A Botanist’s Guide to Parties and Poisons is a perfect blend of historical fiction and a cosy mystery, all wrapped up in a gorgeous cover and intricate story. Kate Khavari book has interesting characters set in London in the 1920s. A huge thank you to Crooked Lane Books and NetGalley for providing an ARC of A Botanist’s Guide to Parties and Poisons.
As always, my thoughts and feelings are my own, and this review is spoiler-free.
Summary of A Botanist’s Guide to Parties and Poisons
Saffron Everleigh, a female research assistant in the botanist department at the University College of London working for Dr Maxwell. When she attends a dinner party, where many of her colleagues and higher-ups are discussing the newest expedition, Saffron is shocked as she witnesses Mrs Henry, one of the professor’s wives, drop to the floor, poisoned. With her boss being the main suspect, Saffron is determined to clear his name, desperate to uncover the truth. Will her investigation raise the suspicion of the real poisoner, or is it who she least suspects.
My Thoughts on A Botanist’s Guide to Parties and Poisons
The characters and descriptions of the time period are brilliantly articulated. Set in London in 1923, Saffron faces a lot of sexism and quick dismissal from her colleagues, with a recent rumour has spread around the department. Saffron’s biggest tie to the University is that her father used to work there and in an effort to feel close to him, she chooses to follow in his footsteps. She’s wickedly quick, determined and straight-laced, but at times rash and quick to act, a juxtaposition of the field she works in and it gets her into trouble. Especially with fellow researcher, Alexander Ashton.
Ashton is one of the few men in the story who sees Saffron for more than she is. His annoyance at her rash decision bonds them and pushes him (although I really think he’d have jumped off a cliff for her) to help Saffron with her investigation. The two seemingly get closer and Ashton finds himself on more than one occasion, being the voice of reason. Due to the time period, their relationship is hidden behind the things they don’t do, rather than what they say. Thankfully, with the chapters switching between the two, we get an interesting insight into how the two of them feel about the other.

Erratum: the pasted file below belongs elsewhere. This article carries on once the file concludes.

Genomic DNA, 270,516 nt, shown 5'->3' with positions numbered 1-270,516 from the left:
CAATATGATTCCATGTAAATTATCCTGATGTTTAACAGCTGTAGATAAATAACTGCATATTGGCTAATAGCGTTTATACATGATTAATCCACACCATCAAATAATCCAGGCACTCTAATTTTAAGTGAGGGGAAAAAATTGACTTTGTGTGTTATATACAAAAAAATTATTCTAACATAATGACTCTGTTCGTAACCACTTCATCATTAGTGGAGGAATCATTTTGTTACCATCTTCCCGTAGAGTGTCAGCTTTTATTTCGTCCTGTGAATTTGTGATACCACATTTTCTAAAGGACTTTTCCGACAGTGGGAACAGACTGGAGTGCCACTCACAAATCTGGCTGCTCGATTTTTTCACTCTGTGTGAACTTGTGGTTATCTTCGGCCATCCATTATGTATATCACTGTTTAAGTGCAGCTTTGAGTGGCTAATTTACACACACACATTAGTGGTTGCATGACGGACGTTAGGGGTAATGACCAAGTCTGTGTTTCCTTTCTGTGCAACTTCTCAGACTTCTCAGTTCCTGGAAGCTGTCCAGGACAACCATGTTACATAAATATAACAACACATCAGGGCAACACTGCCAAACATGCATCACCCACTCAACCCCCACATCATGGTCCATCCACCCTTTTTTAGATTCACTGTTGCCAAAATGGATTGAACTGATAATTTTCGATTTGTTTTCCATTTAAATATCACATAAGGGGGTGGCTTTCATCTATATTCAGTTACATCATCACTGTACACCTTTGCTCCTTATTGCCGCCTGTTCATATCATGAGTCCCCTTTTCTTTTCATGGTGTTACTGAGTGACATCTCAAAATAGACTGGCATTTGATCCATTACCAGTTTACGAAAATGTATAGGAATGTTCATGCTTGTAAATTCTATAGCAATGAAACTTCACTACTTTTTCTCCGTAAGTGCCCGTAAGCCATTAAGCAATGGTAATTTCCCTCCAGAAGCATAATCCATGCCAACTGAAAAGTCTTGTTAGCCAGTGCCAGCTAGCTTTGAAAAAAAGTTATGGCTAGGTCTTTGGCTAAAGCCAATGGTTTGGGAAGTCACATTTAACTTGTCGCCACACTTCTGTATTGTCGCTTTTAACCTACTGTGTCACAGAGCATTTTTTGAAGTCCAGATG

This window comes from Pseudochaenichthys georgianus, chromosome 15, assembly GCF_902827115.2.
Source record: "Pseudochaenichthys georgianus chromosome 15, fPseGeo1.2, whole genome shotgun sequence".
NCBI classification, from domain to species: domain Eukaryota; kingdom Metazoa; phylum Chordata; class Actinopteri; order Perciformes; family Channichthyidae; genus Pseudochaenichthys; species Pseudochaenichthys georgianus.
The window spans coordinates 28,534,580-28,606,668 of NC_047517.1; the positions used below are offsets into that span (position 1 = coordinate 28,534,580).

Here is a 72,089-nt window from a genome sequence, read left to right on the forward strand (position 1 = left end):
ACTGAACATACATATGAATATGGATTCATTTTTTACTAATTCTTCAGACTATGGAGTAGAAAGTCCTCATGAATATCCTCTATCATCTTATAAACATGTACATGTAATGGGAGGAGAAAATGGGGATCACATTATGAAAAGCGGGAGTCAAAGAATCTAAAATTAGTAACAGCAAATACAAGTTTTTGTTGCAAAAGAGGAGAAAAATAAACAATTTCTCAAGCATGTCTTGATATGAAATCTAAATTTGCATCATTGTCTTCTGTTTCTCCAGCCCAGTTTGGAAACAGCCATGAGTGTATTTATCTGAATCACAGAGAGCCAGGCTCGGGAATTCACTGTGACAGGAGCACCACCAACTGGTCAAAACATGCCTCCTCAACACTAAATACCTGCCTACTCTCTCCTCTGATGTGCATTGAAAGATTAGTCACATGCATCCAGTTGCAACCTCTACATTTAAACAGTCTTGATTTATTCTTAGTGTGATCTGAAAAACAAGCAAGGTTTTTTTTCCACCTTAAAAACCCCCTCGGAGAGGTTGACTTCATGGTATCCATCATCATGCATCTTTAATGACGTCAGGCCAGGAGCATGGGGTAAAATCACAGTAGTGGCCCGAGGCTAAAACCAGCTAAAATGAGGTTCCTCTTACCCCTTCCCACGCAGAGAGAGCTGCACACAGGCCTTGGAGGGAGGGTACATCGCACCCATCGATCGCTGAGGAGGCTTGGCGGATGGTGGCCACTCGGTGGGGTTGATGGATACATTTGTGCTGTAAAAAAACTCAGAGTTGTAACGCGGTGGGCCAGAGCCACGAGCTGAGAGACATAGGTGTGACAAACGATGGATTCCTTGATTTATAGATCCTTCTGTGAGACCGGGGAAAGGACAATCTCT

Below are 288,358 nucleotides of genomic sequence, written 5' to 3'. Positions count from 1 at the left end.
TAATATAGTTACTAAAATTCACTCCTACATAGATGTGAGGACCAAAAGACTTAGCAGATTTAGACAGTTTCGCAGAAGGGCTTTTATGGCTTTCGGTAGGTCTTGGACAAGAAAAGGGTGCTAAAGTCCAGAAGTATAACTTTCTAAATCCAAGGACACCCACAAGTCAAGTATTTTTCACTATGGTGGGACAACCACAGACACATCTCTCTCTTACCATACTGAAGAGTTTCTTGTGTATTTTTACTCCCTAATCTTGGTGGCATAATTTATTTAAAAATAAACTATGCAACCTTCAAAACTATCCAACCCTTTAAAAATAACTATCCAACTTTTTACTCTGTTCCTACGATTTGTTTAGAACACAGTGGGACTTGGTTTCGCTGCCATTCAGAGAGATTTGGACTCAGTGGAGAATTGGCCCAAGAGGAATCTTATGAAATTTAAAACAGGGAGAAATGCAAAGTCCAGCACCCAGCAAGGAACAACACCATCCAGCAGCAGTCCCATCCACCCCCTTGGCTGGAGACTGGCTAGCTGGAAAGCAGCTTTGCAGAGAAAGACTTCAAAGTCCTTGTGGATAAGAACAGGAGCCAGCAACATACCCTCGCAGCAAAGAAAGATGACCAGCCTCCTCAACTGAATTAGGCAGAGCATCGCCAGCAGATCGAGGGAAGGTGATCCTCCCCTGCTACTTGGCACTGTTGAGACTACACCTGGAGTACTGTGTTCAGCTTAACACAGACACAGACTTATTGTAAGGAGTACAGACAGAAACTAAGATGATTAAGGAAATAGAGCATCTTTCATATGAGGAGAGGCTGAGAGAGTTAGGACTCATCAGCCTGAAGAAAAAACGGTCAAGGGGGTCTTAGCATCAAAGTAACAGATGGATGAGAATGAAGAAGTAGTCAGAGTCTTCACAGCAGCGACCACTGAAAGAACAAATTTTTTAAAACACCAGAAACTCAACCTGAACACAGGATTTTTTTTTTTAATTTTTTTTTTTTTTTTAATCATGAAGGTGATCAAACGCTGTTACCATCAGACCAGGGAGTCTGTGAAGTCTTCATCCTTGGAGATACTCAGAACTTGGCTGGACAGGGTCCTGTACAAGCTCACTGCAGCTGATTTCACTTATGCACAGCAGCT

It wasn’t hard to get behind these two, and I fell very quickly in love with them both. Their slow-growing friendship (and hopefully more) pulls you in. But the two of them working together make an effective and complementary team. Their behaviour and conversations seemed perfect for the time period Kate Khavari has set this piece in.
The pacing of the novel began and ended brilliantly, it lost its way just a touch during the mid-part of the novel. But, it’s quickly forgiven when the pieces begin to come together and the last 150 pages had me on the edge of my seat, pulling me in, not allowing me to stop reading.
Thankfully, also, I wasn’t disappointed by the ending, having really enjoyed the ‘whodunnit’ thread throughout the book. I’d been close to being 100% right with my suspicions, but I’m excited to go back and pick up all the other breadcrumbs.
From the first page, this book was special.
Actually, I should also mention the cover for this novel is stunning. I’m already imagining all the ways I can display it, the colours and font are outstandingly beautiful. So, from the cover, I knew this was special.
The writing was intricate, the mystery well-paced throughout the book. As I mentioned, the story slowed a little in the middle, but this is quickly forgiven as you get closer to the end. I also loved the ending; for me wasn’t disappointing and made a lot of sense.
One of my favourite things I’ve learned since finishing is that the author, Kate, did a lot of research on plants and poisons for this book. It’s something you can truly tell throughout the novel and that the infamous plant is one of her own making.
Since finishing, I’m overjoyed to learn there’s going to be another book. I really hope time flies until I can get my hands on it. As it was mentioned so frequently in this, I’m hoping we’ll get bits of Ashton on the expedition. And, of course, Saffron sneaking around solving more crimes.
A Botanist’s Guide to Parties and Poisons is an atmospheric and enjoyable read, and I’m so grateful to Crooked Lane Books and NetGalley for the ARC. I can’t recommend it enough, and an easy 4.5 out of 5 stars.